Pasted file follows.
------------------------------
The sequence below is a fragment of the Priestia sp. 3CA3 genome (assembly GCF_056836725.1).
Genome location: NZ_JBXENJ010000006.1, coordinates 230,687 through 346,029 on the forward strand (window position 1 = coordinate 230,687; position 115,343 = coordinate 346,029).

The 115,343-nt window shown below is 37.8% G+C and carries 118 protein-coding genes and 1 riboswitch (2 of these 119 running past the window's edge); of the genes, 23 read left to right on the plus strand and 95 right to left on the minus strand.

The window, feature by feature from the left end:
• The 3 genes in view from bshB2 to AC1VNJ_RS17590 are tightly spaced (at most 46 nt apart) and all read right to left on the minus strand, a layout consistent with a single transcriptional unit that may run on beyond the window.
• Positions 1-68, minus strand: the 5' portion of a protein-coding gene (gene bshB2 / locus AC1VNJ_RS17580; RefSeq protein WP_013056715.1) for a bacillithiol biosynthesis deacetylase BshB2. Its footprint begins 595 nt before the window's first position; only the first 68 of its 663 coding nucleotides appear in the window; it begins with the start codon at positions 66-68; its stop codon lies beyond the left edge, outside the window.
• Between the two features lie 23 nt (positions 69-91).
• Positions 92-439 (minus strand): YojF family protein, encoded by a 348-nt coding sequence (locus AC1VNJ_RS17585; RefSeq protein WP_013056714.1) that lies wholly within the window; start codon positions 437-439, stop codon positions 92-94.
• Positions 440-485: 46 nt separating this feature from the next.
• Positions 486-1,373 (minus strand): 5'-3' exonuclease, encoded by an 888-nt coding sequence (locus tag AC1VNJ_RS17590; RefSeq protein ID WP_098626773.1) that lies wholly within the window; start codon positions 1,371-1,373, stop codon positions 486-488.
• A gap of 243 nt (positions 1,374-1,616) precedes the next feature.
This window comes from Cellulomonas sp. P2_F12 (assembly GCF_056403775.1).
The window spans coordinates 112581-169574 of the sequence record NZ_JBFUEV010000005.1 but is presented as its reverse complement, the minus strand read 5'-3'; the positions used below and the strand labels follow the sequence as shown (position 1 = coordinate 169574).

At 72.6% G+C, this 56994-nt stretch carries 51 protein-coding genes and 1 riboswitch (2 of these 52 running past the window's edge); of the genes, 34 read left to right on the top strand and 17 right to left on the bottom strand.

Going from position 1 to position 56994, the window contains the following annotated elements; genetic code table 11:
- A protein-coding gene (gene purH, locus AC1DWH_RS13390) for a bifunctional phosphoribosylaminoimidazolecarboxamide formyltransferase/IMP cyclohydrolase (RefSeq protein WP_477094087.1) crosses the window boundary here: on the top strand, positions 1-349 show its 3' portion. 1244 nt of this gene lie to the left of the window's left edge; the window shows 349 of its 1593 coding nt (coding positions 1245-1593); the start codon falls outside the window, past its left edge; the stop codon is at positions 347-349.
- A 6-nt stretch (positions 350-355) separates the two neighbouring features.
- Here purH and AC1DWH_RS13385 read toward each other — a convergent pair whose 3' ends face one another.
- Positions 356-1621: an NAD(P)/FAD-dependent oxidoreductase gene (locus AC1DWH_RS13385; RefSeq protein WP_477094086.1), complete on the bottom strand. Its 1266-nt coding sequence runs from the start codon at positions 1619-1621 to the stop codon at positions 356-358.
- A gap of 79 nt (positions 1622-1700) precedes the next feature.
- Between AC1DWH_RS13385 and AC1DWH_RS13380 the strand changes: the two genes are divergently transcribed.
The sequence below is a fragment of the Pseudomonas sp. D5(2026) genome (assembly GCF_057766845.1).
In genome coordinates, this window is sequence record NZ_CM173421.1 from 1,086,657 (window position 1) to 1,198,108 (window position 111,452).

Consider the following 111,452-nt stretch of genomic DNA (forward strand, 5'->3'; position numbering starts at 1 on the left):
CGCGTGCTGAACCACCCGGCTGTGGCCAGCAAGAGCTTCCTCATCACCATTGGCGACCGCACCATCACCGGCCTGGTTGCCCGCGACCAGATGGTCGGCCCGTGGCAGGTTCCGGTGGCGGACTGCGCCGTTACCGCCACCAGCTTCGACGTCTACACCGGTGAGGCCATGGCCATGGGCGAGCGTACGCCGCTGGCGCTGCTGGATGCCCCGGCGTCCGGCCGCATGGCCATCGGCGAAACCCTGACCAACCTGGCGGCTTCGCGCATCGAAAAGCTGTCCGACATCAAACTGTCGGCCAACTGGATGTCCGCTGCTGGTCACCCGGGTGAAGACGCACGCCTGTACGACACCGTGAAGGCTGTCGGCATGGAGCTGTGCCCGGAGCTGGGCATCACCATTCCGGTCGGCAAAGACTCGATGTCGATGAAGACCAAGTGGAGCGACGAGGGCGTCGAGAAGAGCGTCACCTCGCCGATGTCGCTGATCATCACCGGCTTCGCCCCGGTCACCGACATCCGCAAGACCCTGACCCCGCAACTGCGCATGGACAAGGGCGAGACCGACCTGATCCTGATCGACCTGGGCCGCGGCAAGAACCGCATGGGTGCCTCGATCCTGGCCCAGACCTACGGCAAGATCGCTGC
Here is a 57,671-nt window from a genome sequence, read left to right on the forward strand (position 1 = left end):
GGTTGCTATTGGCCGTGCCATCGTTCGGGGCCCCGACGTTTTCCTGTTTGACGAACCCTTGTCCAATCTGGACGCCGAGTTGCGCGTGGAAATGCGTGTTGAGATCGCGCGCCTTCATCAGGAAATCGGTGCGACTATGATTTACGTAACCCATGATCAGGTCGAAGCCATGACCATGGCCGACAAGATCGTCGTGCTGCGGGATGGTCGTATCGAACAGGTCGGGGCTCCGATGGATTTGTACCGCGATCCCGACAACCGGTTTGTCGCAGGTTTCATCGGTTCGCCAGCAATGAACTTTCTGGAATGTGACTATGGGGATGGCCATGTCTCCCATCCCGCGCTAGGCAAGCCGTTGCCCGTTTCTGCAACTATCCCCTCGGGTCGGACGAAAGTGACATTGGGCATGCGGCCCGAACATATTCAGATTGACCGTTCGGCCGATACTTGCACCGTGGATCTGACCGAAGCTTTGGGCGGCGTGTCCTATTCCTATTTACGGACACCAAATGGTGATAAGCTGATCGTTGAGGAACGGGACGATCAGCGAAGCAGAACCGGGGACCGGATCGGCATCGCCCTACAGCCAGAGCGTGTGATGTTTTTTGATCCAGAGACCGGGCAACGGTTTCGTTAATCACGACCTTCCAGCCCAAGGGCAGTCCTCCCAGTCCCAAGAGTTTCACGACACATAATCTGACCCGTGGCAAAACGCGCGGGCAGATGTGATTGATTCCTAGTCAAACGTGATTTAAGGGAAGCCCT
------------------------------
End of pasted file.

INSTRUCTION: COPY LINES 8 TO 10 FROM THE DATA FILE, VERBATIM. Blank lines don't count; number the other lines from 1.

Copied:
• Positions 92-439 (minus strand): YojF family protein, encoded by a 348-nt coding sequence (locus AC1VNJ_RS17585; RefSeq protein WP_013056714.1) that lies wholly within the window; start codon positions 437-439, stop codon positions 92-94.
• Positions 440-485: 46 nt separating this feature from the next.
• Positions 486-1,373 (minus strand): 5'-3' exonuclease, encoded by an 888-nt coding sequence (locus tag AC1VNJ_RS17590; RefSeq protein ID WP_098626773.1) that lies wholly within the window; start codon positions 1,371-1,373, stop codon positions 486-488.